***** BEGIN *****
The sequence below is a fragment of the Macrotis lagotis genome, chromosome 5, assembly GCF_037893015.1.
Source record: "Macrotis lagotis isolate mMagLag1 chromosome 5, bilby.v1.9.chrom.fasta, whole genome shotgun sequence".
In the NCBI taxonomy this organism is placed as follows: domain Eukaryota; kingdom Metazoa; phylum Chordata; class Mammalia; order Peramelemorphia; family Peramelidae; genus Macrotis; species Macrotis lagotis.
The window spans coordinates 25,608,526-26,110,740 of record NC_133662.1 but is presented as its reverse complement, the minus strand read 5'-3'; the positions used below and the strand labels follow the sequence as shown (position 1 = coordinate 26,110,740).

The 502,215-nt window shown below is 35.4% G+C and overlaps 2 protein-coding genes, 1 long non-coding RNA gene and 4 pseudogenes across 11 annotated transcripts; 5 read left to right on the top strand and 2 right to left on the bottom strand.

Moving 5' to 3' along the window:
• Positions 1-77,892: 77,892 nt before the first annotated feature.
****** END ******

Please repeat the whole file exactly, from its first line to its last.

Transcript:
The sequence below is a fragment of the Macrotis lagotis genome, chromosome 5, assembly GCF_037893015.1.
Source record: "Macrotis lagotis isolate mMagLag1 chromosome 5, bilby.v1.9.chrom.fasta, whole genome shotgun sequence".
In the NCBI taxonomy this organism is placed as follows: domain Eukaryota; kingdom Metazoa; phylum Chordata; class Mammalia; order Peramelemorphia; family Peramelidae; genus Macrotis; species Macrotis lagotis.
The window spans coordinates 25,608,526-26,110,740 of record NC_133662.1 but is presented as its reverse complement, the minus strand read 5'-3'; the positions used below and the strand labels follow the sequence as shown (position 1 = coordinate 26,110,740).

The 502,215-nt window shown below is 35.4% G+C and overlaps 2 protein-coding genes, 1 long non-coding RNA gene and 4 pseudogenes across 11 annotated transcripts; 5 read left to right on the top strand and 2 right to left on the bottom strand.

Moving 5' to 3' along the window:
• Positions 1-77,892: 77,892 nt before the first annotated feature.